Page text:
City Legend

The Cowboy Sheriff of Las Vegas Rides Into ‘Mob Museum’

Ralph Lamb, who was never above roughing up a wiseguy, now has his saddle and spurs—and acknowledgements of his improvements to the police department—in the city’s Mob Museum.

Las Vegas Sun

Given the legend that surrounds Ralph Lamb as the “Cowboy Sheriff” of Las Vegas, even in 2014 you almost expect him to enter a room on horseback. With guns blazing.

A Nevada-born country boy who shaped the evolution of law enforcement in Las Vegas through much of its mobbed-up evolution, Lamb, 86, manages to laugh at the Wild West image that somehow survives so far into the new century. He admits he was no stranger to trouble and settled plenty of arguments with his fists, but with a few notorious exceptions the donnybrooks ceased long before he became sheriff in 1961. It was an elected position he kept until 1979, when he was knocked out of office following a federal tax investigation that ended in his favor.

A recent addition to the National Museum of Organized Crime and Law Enforcement, better known in Las Vegas as the Mob Museum, highlights Lamb’s career and his image as a cowboy cop. The exhibit includes his saddle and spurs, as well as acknowledging some of his many contributions to the improvement of the police department.

He didn’t speak to the capacity crowd in the packed former federal courtroom at the exhibit’s opening in early May. Then again, he didn’t have to.

As with so much of the mythology that surrounds the Las Vegas story, there’s enough truth in the depiction of Lamb at the museum to satisfy the masses. His cowboy image was further boosted by the short-lived Vegas police and gangster drama starring Dennis Quaid as Lamb and Michael Chiklis as a composite mob figure representative of the underworld killers the real sheriff encountered in his tumultuous career as the head of law enforcement in a substantially lawless place.

The show didn’t last, but Lamb just keeps rolling along, despite a lengthening list of age-related medical maladies. Once a buckle winning rodeo roper, he’s lost much of his eyesight and can no longer sit a horse. Most days he’s content to ride the range in his living room, where he greets visitors with an impressive handshake and fields calls from reporters and a large circle of friends from the old Las Vegas.

Although he had plenty of Western boots in his closet, Lamb also was responsible for successfully combining the Las Vegas Police Department with the Clark County Sheriff’s Office, a move that helped law enforcement mature in the valley.

“If it hadn’t been for his stature and his command of the political process,” says Clark County Sheriff Doug Gillespie, “many of us believe there never would have been that merger that I believe created the finest police department in America.”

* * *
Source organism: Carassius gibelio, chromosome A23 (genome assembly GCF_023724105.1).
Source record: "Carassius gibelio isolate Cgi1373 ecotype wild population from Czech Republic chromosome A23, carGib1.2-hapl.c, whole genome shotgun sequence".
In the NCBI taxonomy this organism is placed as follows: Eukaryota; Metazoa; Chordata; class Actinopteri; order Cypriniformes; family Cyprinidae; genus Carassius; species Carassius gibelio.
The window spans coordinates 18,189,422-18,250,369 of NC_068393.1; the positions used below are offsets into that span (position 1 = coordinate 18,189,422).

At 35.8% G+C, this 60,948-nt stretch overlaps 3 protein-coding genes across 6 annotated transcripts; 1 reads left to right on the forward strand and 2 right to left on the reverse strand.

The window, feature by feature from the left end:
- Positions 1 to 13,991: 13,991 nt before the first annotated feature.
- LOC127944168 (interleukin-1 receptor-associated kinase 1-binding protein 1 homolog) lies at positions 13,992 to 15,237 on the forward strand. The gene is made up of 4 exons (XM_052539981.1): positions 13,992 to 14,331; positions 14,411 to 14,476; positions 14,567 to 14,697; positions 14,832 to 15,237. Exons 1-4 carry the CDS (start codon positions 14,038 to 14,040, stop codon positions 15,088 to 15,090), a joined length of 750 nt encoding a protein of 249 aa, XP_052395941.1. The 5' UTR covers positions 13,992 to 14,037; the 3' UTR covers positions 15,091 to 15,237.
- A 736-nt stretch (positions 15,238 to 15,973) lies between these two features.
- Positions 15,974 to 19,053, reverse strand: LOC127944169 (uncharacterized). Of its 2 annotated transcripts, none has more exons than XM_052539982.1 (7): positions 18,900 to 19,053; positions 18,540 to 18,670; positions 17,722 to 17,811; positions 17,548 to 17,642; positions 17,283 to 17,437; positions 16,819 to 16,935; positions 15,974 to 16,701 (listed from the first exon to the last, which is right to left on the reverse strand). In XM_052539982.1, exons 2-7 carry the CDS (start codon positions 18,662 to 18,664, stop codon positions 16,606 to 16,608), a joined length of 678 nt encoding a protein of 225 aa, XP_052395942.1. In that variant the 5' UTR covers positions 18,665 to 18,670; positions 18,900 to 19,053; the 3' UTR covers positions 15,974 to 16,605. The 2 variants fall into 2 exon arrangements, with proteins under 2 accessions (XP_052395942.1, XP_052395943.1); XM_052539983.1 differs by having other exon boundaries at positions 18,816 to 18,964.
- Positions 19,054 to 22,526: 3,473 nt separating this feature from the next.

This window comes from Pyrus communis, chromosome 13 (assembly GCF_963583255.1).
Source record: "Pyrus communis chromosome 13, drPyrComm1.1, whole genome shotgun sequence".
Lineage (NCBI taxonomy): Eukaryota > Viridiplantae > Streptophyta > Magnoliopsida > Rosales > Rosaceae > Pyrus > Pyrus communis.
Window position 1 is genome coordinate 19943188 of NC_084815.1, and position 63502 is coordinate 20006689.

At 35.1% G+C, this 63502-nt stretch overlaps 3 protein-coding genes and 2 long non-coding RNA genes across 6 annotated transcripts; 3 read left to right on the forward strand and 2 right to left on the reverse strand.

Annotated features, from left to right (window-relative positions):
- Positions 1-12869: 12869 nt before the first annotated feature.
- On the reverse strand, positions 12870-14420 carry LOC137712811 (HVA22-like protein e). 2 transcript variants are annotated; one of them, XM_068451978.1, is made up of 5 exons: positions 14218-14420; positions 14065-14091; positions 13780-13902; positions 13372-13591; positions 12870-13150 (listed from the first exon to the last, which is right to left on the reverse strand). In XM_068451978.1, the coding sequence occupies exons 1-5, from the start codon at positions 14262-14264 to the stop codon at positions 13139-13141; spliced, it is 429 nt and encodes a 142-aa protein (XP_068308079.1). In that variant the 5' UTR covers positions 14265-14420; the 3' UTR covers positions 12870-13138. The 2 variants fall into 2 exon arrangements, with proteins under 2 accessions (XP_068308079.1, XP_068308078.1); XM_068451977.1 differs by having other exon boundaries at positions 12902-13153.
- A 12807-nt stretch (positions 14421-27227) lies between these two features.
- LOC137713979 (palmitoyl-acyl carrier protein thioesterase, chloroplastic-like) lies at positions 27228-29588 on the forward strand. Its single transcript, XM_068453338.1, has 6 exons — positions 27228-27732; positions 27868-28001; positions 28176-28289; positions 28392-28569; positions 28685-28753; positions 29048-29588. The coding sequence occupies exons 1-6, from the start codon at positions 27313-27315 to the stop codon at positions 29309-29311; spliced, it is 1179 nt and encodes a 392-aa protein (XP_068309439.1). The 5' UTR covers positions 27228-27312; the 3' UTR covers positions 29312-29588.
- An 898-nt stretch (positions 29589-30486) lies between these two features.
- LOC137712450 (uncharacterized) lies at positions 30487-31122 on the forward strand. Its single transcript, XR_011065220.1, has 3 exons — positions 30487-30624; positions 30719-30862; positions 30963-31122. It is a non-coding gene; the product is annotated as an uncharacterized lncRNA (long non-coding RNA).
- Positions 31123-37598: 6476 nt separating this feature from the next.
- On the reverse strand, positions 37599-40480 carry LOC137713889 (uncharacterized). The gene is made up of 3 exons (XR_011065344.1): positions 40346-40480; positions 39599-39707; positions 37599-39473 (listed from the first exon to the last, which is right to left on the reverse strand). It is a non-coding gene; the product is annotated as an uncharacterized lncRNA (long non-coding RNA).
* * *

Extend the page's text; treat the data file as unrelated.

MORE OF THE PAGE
Lamb’s Task Force cops, who were on a special assignment to track and corral the hoodlum element, gained a reputation for their sometimes bare-knuckle tactics. More than one defected to the other side during Lamb’s tenure. And Lamb himself wasn’t above roughing up a wiseguy, including no less a gangster than Chicago Outfit representative Johnny Rosselli, when he had it coming.

Although such behavior added to Lamb’s reputation, the department actually became more progressive on his watch. He embraced technological improvements, hired the department’s first female and minority officers, and added a network of substations throughout a county larger than some states.

“He was no Neanderthal,” says former U.S. senator Richard Bryan. “He did bring law enforcement into the latter part of the 20th century. He was in some ways a harbinger of the future and in other ways a throwback to the old frontier justice model.”

As a boy in Alamo, a tiny Mormon ranching community in Lincoln County 90 miles north of Las Vegas, Lamb was one of 11 children. When his father was killed in a rodeo accident on July 4, 1938, Lamb and his six brothers were called on to pitch in and support the family.

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After a stint in the U.S. Army in Korea, he returned to Southern Nevada and applied for a job in the police department. With a gun tucked into his belt, he reported for duty.

Through the years he became just as adept at politics as he was on horseback. After winning appointment to replace a sheriff who had been promoted to run the state’s fledgling gaming regulatory apparatus, Lamb won election in 1961 and soon was known as one of the most powerful men in the state.

There was a time some on the federal side of the criminal justice system would have debated which side of the mob museum the Lamb family belonged in. One brother, state Sen. Floyd Lamb, was convicted in an FBI bribery sting. Another brother sat on the clout-heavy Clark County Commission. Another had an uncanny ability to land paving jobs in Southern Nevada. And on it went.

When it came to policing the well-connected members of the casino industry in his era, Lamb was known as a go-along, get-along cowpoke who fiercely protected the status quo. For every tale of roughing up some transplanted hoodlum, there are just as many stories of Lamb befriending such notorious characters as Chicago Outfit legal titan Sidney Korshak and ex-Cleveland bootlegger Moe Dalitz.

But that was Las Vegas.

“He’s the last of a kind,” Bryan says. “There will never be another sheriff like Ralph Lamb, and the times do not permit it. What Ralph did nobody could do today. As good as Ralph was, he was never honored by the ACLU.”

Today, Lamb is a piece of the city’s history. It looks like the legend of the cowboy sheriff is safe.